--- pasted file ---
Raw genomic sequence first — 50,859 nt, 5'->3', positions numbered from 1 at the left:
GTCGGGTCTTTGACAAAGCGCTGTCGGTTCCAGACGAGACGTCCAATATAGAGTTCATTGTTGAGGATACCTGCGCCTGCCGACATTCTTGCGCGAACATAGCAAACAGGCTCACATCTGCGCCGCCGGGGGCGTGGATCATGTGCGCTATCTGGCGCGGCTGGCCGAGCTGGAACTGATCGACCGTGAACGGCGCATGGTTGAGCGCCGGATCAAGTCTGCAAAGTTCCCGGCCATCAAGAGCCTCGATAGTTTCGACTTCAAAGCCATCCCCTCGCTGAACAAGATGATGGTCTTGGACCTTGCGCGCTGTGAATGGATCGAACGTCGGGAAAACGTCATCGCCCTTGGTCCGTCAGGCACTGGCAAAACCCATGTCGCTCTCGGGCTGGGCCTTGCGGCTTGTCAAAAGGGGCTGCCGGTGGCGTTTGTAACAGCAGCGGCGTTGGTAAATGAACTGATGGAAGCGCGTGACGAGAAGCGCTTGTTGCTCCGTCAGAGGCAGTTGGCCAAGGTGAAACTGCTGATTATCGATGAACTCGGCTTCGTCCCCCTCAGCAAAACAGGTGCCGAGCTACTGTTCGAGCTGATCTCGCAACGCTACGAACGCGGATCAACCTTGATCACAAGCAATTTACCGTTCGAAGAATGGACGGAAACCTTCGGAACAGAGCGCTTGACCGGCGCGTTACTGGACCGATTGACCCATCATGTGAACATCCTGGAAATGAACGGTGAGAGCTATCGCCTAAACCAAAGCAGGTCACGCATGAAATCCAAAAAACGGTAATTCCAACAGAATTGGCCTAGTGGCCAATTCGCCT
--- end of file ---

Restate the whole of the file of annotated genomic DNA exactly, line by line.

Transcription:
Raw genomic sequence first — 50,859 nt, 5'->3', positions numbered from 1 at the left:
GTCGGGTCTTTGACAAAGCGCTGTCGGTTCCAGACGAGACGTCCAATATAGAGTTCATTGTTGAGGATACCTGCGCCTGCCGACATTCTTGCGCGAACATAGCAAACAGGCTCACATCTGCGCCGCCGGGGGCGTGGATCATGTGCGCTATCTGGCGCGGCTGGCCGAGCTGGAACTGATCGACCGTGAACGGCGCATGGTTGAGCGCCGGATCAAGTCTGCAAAGTTCCCGGCCATCAAGAGCCTCGATAGTTTCGACTTCAAAGCCATCCCCTCGCTGAACAAGATGATGGTCTTGGACCTTGCGCGCTGTGAATGGATCGAACGTCGGGAAAACGTCATCGCCCTTGGTCCGTCAGGCACTGGCAAAACCCATGTCGCTCTCGGGCTGGGCCTTGCGGCTTGTCAAAAGGGGCTGCCGGTGGCGTTTGTAACAGCAGCGGCGTTGGTAAATGAACTGATGGAAGCGCGTGACGAGAAGCGCTTGTTGCTCCGTCAGAGGCAGTTGGCCAAGGTGAAACTGCTGATTATCGATGAACTCGGCTTCGTCCCCCTCAGCAAAACAGGTGCCGAGCTACTGTTCGAGCTGATCTCGCAACGCTACGAACGCGGATCAACCTTGATCACAAGCAATTTACCGTTCGAAGAATGGACGGAAACCTTCGGAACAGAGCGCTTGACCGGCGCGTTACTGGACCGATTGACCCATCATGTGAACATCCTGGAAATGAACGGTGAGAGCTATCGCCTAAACCAAAGCAGGTCACGCATGAAATCCAAAAAACGGTAATTCCAACAGAATTGGCCTAGTGGCCAATTCGCCT